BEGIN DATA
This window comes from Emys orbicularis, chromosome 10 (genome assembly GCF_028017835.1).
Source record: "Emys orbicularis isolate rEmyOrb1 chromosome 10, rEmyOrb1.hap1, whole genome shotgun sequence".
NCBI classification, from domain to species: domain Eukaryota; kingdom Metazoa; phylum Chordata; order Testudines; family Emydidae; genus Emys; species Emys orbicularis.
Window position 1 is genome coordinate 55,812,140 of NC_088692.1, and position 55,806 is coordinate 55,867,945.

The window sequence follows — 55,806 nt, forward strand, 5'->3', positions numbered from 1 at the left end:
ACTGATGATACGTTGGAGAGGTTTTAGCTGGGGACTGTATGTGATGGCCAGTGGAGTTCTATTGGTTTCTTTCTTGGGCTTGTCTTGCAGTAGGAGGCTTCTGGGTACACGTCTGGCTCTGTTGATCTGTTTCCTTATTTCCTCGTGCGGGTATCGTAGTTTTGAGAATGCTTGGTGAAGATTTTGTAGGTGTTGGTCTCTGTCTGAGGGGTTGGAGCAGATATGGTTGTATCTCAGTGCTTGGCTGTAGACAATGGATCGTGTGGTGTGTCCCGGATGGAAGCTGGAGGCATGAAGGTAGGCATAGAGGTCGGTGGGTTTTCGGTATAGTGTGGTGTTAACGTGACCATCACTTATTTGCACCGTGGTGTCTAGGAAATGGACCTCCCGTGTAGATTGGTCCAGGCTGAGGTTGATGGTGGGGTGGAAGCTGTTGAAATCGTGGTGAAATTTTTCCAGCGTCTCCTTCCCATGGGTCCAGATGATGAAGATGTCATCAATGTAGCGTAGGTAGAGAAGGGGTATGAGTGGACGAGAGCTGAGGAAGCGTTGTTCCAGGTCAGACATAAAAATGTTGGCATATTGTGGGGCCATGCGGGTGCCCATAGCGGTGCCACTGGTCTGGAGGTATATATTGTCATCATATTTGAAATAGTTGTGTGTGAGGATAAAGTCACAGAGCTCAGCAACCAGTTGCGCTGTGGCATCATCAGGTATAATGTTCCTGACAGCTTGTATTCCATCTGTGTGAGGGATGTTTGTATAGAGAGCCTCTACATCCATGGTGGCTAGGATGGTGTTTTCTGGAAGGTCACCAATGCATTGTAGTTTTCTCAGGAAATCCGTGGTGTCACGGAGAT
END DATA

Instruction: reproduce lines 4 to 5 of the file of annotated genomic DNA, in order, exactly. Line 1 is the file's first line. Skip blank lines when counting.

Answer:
Window position 1 is genome coordinate 55,812,140 of NC_088692.1, and position 55,806 is coordinate 55,867,945.

The window sequence follows — 55,806 nt, forward strand, 5'->3', positions numbered from 1 at the left end: